“Having her voice and having her perspective, standing up for black women, it’s important,” Johnson said. “But I also know that Flo [Cofer] is someone who stands up for all people.”
Cofer has gotten an endorsement from Bridgitte Dean, the former director of the city’s Department of Community Response, which oversees homeless services.
“Dr. Cofer’s leadership, fearlessness and advocacy in her efforts to create lasting change in Sacramento have led to collaborative partnerships and crucial conversations focused on system change, mental health, homelessness and community safety,” Dean said in a press release. “As Sacramento’s mayor she will leverage our existing city resources to ensure safety, dignity, and respect for everyone.”
Maggy Krell joins the race
A second candidate announced a campaign for the 2024 Sacramento mayoral election through a video posted on April 27.
Prosecutor Maggy Krell introduced herself, citing her work as chief legal counsel for Planned Parenthood Affiliates of California and a deputy attorney general in the state Department of Justice.
“When immigrant kids were ripped away from their moms, I helped reunite families,” Krell said in a 30-second video. “As Planned Parenthood’s lawyer, I defended choice and access to health care. I believe in the possibility of a safe and sound Sacramento.”
In an April 28 email to CapRadio, Krell said she had not yet scheduled any press events for her campaign. Epidemiologist Flojaune Cofer is the only person, thus far, who has launched a 2024 mayoral campaign with a public speech.
Krell wrote a book about prosecuting human trafficking cases that was published in January 2022. She has lived in Sacramento for more than 20 years and received her law degree from UC Davis, according to her website.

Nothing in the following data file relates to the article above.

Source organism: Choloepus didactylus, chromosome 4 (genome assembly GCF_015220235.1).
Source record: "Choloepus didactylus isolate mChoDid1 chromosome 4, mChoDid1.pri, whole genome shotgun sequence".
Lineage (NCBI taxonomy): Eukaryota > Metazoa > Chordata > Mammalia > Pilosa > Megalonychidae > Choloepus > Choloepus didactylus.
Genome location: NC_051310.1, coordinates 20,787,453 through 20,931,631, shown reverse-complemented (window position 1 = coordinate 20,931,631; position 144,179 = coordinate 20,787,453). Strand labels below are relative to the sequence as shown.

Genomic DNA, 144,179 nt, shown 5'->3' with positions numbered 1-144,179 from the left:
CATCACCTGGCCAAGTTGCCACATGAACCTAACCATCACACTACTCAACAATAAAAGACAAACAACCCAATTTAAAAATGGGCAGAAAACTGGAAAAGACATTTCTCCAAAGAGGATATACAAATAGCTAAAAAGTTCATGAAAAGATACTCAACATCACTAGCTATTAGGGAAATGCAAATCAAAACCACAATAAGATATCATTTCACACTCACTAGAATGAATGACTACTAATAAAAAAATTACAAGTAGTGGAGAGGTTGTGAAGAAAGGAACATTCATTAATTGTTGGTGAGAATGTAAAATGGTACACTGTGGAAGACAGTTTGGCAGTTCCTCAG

Kevin McCarty announces run
State Assemblymember Kevin McCarty announced his run for mayor through an email sent on Thursday during Steinberg’s press conference. McCarty has represented parts of the city and county of Sacramento in the state legislature since December 2014 and previously served on the Sacramento City Council.
“I’m a homegrown Sacramentan ready to lean in to tackle our problems head-on,” McCarty said in an emailed statement. “We need real solutions to address homelessness and housing affordability, grow our economy, support our workers and families while improving neighborhood safety and livability. I’ll bring my experience as a neighborhood leader, Housing and Redevelopment Commissioner, City Councilmember and State Assemblymember to build partnerships and deliver results for Sacramento.”
McCarty was on the council from 2004 to 2014. He represented District 6, which includes Tahoe Park, Little Saigon and Campus Commons. When he won his state assembly race in 2014, McCarty left the council in the middle of a third term.
He has not hit his 12-year term limit in the state legislature. McCarty won reelection to his assembly District 6 seat last November with about 64% of the vote.
When is the mayoral election?
The 2024 primary election is scheduled for March 5. If no candidate wins more than 50% of the vote, the leading two candidates will face off in November 2024. Sacramento mayors serve four-year terms and do not have term limits.
Those running for mayor can file their candidate paperwork with the City Clerk’s office between November and December 2023. The deadline to submit nomination papers is Dec. 8.
Sacramento’s last mayoral election took place in March 2020, when Steinberg won 77% of the vote. Voters elected Steinberg to his first term as mayor in June 2016. His predecessor, Kevin Johnson, didn’t run for reelection that year.
Editor’s note: Assemblymember McCarty placed two million dollars in last year’s state budget to help pay for construction of CapRadio’s new downtown studios.
Correction: A previous version of this story misidentified which year Flojaune Cofer began serving as chair of the Measure U Community Advisory Committee. It has since been updated.